What is Giving Compass?
We connect donors to learning resources and ways to support community-led solutions. Learn more about us.
Fanny Jackson Coppin was born into slavery in 1837 in Washington, D.C. When she was still a child, her aunt bought her freedom for $125 and sent her to live with another aunt, first in Massachusetts, then in Rhode Island. After attending Rhode Island State Normal School and taking instruction from a private tutor, Coppin enrolled in 1860 at Oberlin College in Ohio — one of the first white schools to accept black students — so she could become a teacher. Her aunt and her church helped pay for her tuition.
At school, Coppin volunteered to teach literacy classes for blacks newly freed from slavery. For her, this work took on a religious devotion.
“I felt that for such people to have been kept in the darkness of ignorance was an unpardonable sin,” she wrote.
When Coppin graduated in 1865, she was among the first wave of black women to obtain a college degree in the United States. (Mary Jane Patterson, a fellow Oberlin alum, is thought to have been the first, in 1862.)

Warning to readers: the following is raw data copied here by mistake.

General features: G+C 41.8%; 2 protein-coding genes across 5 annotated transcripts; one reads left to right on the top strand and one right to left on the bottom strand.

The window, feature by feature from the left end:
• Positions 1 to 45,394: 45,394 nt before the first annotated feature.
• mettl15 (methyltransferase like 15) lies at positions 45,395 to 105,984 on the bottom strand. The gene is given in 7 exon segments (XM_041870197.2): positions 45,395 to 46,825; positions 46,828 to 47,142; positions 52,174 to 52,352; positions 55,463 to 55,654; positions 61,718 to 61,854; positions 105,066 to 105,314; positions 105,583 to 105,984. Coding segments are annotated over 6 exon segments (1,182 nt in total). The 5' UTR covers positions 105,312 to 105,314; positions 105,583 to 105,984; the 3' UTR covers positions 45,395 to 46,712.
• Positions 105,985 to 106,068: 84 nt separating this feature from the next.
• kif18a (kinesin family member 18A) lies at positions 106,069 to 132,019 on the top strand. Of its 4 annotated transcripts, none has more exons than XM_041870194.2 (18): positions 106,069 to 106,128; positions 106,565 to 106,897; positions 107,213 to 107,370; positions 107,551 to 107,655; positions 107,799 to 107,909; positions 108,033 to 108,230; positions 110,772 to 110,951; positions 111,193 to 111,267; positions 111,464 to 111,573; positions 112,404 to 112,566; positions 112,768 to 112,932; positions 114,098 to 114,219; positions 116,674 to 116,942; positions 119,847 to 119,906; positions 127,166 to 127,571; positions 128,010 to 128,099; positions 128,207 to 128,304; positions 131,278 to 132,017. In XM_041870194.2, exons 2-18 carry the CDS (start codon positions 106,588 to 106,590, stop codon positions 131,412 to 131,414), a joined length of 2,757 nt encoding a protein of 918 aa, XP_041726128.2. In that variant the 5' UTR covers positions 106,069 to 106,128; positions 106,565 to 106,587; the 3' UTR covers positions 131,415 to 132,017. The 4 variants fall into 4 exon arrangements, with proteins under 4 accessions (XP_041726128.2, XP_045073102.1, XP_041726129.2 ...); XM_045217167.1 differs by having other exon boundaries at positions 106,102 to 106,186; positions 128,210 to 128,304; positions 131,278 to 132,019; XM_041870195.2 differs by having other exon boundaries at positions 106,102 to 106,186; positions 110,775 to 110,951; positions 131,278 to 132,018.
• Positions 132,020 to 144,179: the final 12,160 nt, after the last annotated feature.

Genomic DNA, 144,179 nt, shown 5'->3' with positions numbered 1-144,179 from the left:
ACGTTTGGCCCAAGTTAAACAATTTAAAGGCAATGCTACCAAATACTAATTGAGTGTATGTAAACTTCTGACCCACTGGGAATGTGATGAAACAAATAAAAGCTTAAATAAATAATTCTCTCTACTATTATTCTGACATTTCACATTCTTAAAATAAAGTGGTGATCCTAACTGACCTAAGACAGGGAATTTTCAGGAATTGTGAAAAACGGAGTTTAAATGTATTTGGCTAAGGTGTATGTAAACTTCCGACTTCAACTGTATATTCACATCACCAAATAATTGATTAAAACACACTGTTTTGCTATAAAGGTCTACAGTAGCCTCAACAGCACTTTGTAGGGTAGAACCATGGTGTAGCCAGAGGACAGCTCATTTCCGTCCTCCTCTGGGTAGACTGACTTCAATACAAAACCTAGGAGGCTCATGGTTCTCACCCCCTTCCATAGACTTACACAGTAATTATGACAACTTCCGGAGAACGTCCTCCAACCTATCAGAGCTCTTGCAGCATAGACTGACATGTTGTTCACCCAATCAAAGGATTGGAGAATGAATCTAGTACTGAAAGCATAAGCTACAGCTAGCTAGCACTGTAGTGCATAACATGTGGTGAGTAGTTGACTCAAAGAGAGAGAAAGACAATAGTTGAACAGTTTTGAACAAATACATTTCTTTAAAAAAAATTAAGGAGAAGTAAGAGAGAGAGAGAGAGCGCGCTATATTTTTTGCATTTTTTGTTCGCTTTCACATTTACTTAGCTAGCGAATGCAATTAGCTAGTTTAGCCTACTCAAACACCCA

Even as a student teacher, Coppin was renowned for her abilities, said Linda Perkins, an associate professor at Claremont Graduate University. Coppin was recruited before graduation to teach at the Institute for Colored Youth, a school run by Quakers in Philadelphia.
“She was able to make students feel that no matter what level they were, that they could learn,” Perkins said.
After just four years, Coppin was promoted to principal, a position she held for nearly 40 years. During that time, she eliminated tuition so poor students, rather than just children of Philadelphia’s wealthy families, could attend. When the Quakers wouldn’t approve construction of a dormitory, she used her own money to pay rent for students who had recently moved to the city from the South.
Read the full article on Fanny Jackson Coppin by Kate Stringer at The 74